The National Board of Chiropractic Examiners (NBCE) has issued a formal apology following a series of computer-based testing malfunctions that impacted two separate examinations (March and June 2016) and caused "widespread confusion and frustration" to the nearly 1,500 examinees taking the tests.
Four Ways to Attract Patients
Acupuncturist A has been in practice for six years and has struggled since day one. She spends as much time and money on marketing as she can, but since her practice is slow, her budget isn't that big.
Decoding the Mystery of Medical Insurance Acceptance
In the constantly evolving profession of acupuncture, one of the least understood areas is medical insurance acceptance. The profession is filled with controversy surrounding this topic: Is it ethical?
ITB Syndrome: Treat the Tensor Fascia Latae
Iliotibial band syndrome is usually the result of repetitive knee flexion, such as in runners or cyclists. Pain may be experienced in the knee and/or the hip. The patient may express a sense of the hip dislocating, popping or snapping.
U.S. Olympians Have a DC in Their Corner
It's probably old news to you that doctors of chiropractic play an increasingly prominent role in treating athletes, from youth sports participants to weekend warriors, to elite / professional competitors.
January, 2011, Vol. 11, Issue 01
10 Years On
Remarkable Stories From a Remarkable Profession
By Christie Bondurant
In January of 2001, Massage Today arrived on the doorsteps of your homes, schools and businesses for the first time. Much has happened since that first issue was published, not only for the massage therapy profession but for the world it thrives in.In recognition of our 10th year of publication, we wanted to re-visit one very special story, one we think captures the essence of this remarkable profession.
As a new publication with the mission to educate and inform massage therapists, we set specific goals and challenges to meet that first year while covering the important topics in the industry. But, like most of the world, we were unprepared for what was to come that September.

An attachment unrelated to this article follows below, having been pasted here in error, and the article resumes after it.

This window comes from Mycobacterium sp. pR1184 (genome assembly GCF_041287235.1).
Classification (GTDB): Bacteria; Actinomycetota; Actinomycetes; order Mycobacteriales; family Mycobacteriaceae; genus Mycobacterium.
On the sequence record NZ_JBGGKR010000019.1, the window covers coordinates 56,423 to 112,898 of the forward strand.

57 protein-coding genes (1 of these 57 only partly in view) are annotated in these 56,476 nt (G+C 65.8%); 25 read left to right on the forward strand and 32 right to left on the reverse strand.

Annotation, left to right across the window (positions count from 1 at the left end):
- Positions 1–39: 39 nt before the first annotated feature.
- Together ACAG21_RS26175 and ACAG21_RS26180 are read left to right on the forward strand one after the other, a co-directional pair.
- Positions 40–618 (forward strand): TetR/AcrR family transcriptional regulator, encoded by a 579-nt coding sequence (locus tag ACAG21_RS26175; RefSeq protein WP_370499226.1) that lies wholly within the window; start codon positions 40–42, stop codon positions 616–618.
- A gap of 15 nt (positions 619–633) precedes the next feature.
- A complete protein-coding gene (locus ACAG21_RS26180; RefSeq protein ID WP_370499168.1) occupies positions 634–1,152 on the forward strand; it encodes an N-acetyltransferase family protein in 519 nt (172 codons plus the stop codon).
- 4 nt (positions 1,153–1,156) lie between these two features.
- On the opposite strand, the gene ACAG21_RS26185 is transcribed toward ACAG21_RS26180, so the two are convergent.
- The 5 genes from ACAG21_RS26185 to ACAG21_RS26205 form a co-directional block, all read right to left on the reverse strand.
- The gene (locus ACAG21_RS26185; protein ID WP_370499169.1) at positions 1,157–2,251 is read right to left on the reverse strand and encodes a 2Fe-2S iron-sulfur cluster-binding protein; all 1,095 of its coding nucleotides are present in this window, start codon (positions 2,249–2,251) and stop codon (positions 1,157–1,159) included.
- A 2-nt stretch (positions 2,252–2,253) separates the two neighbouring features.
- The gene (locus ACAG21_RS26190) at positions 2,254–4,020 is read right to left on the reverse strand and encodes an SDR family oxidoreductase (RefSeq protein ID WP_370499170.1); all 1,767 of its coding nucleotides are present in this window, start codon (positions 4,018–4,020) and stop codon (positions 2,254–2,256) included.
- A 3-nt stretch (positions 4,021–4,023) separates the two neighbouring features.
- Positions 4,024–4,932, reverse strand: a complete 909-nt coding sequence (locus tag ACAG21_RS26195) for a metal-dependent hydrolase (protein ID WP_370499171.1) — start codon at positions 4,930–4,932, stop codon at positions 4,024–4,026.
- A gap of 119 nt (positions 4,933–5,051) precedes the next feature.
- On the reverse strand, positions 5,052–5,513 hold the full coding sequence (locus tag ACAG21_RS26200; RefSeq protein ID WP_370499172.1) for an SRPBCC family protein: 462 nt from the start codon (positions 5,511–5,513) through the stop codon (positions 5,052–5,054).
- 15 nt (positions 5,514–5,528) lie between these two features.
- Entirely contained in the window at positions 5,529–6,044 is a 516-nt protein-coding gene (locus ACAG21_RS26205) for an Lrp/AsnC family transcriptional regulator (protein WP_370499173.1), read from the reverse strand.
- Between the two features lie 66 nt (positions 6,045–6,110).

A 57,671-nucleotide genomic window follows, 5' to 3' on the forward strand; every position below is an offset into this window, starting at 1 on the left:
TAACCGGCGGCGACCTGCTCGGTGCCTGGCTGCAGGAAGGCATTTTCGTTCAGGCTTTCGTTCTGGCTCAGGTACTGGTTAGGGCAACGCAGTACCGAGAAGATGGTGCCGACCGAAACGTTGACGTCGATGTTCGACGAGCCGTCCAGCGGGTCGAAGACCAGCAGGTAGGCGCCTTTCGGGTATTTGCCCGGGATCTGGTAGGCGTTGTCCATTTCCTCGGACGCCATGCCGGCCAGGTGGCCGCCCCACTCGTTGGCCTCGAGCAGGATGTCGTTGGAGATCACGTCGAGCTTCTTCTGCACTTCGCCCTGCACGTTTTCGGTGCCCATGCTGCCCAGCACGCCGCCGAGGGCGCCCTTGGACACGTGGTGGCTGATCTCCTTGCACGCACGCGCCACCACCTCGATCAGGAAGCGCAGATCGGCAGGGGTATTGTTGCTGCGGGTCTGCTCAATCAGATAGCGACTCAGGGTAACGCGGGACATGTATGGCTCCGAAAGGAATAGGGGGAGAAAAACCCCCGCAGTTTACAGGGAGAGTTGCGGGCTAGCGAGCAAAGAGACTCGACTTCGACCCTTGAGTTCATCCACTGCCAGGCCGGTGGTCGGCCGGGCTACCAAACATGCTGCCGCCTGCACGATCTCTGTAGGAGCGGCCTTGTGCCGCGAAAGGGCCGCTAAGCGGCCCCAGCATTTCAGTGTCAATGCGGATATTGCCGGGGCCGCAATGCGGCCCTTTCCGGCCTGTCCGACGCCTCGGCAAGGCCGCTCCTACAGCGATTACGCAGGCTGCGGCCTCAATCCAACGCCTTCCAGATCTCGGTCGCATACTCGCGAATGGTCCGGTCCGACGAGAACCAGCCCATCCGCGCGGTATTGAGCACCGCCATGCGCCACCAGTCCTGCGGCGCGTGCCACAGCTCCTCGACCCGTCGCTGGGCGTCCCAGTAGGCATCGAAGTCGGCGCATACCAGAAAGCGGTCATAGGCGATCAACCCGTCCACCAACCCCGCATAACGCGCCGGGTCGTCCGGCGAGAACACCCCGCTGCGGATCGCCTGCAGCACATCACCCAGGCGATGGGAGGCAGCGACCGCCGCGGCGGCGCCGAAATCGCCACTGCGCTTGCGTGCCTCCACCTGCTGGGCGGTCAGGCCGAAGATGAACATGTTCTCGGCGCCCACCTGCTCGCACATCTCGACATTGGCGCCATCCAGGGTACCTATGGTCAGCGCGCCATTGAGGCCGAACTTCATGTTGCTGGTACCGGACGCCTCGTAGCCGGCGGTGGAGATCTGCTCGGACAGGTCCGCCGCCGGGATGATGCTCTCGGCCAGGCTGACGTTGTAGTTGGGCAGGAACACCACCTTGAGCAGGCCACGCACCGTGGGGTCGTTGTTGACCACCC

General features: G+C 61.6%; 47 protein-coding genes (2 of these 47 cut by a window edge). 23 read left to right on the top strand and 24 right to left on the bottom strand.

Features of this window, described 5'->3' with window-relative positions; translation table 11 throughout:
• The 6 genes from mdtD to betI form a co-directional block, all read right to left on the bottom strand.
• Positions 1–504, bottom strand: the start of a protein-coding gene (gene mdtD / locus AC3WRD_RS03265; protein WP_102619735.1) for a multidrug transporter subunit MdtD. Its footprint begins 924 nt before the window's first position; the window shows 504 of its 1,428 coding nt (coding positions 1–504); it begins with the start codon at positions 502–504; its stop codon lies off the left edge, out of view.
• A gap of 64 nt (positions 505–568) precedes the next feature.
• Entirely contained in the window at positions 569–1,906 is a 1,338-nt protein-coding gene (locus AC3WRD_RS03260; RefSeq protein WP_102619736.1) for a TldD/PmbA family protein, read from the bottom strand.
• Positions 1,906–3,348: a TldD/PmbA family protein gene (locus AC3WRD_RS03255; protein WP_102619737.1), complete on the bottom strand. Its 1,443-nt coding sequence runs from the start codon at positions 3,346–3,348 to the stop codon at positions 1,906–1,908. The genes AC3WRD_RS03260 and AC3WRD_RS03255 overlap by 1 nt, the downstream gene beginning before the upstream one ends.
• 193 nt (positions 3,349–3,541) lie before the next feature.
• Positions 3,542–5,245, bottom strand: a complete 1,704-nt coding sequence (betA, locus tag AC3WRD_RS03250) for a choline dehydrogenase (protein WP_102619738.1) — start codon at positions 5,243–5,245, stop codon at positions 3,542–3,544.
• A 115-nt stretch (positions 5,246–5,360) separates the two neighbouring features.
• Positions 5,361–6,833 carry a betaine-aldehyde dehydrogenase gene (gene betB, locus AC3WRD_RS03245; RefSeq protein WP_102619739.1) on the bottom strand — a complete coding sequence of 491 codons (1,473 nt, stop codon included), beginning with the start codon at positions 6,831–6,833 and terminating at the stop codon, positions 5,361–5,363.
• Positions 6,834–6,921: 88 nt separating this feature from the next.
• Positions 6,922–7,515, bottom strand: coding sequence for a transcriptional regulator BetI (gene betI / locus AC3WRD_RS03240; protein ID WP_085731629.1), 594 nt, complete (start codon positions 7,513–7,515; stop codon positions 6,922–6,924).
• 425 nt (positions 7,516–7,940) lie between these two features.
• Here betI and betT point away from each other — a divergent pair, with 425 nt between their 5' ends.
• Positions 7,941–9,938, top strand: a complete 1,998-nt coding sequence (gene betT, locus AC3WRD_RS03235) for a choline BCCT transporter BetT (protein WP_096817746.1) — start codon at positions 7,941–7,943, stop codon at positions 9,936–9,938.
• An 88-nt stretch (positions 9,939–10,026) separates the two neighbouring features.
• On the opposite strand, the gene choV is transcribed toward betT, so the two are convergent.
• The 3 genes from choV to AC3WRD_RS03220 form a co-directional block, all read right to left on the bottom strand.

September 11, 2001
When the 9/11 terrorist attacks hit the United States, we were stunned, shocked, and then, in the aftermath, amazed by the heart-felt expressions of humanity and the true character of the people who make up this amazingly compassionate profession. Author Liz Pasquale's selfless tribute to the men and women who worked countless hours recovering those buried under the rubble of the World Trade Center collapse is truly one of the most extraordinary stories reported in Massage Today.
In the November 2001 article "Bringing Relief to WTC Rescue Workers", Pasquale shares her remarkable story of how her and fellow health care professionals came to the aid of rescue workers in New York by providing massage therapy around the clock at an empty high school a few blocks from the World Trade Center, ground zero.
Pasquale writes how her work of lymph drainage therapy, CranioSacral Therapy and visceral manipulation moved many of the workers to tears. She explains: "Ordinarily in my practice, about 20 percent of my clients - usually people I'd seen a few times - experience an emotional release. But here, more than 80 percent of these men discharged their emotions, often in the first 5 to 10 minutes. Most of them I'd never met, and they'd never had a massage before."
Pasquale worked around the clock for days straight: "And so it goes, night after night. Generally, it seems to slow down during the day, pick up around 7 or 8 p.m., and then gets really busy around 11 p.m. and stays that way until 4 in the morning. By the fourth day, someone actually made a 3 a.m. appointment with me. ... So here it is, five days later. I'm still wearing my respirator and working on people wearing flak jackets, bunker pants, harnesses and gun belts. One man asks me if I've had a lot of marriage proposals this week. 'More this week than ever in my life,' I reply, my voice contorted by the respirator. 'And they haven't even seen my face.' He laughs and says, 'We're not marrying your face. We're marrying your hands.'"
Read Liz Pasquale's complete article by clicking here.
In the past 10 years, Massage Today was there to cover the important stories within the profession, working diligently to provide readers with the most up-to-date, relevant news and information in order to advance the individual massage therapist, as well as their practice, business and profession.
Readers, a special thank you for your faithful commitment to this, your, publication. We hope to continue to serve you for many more decades to come.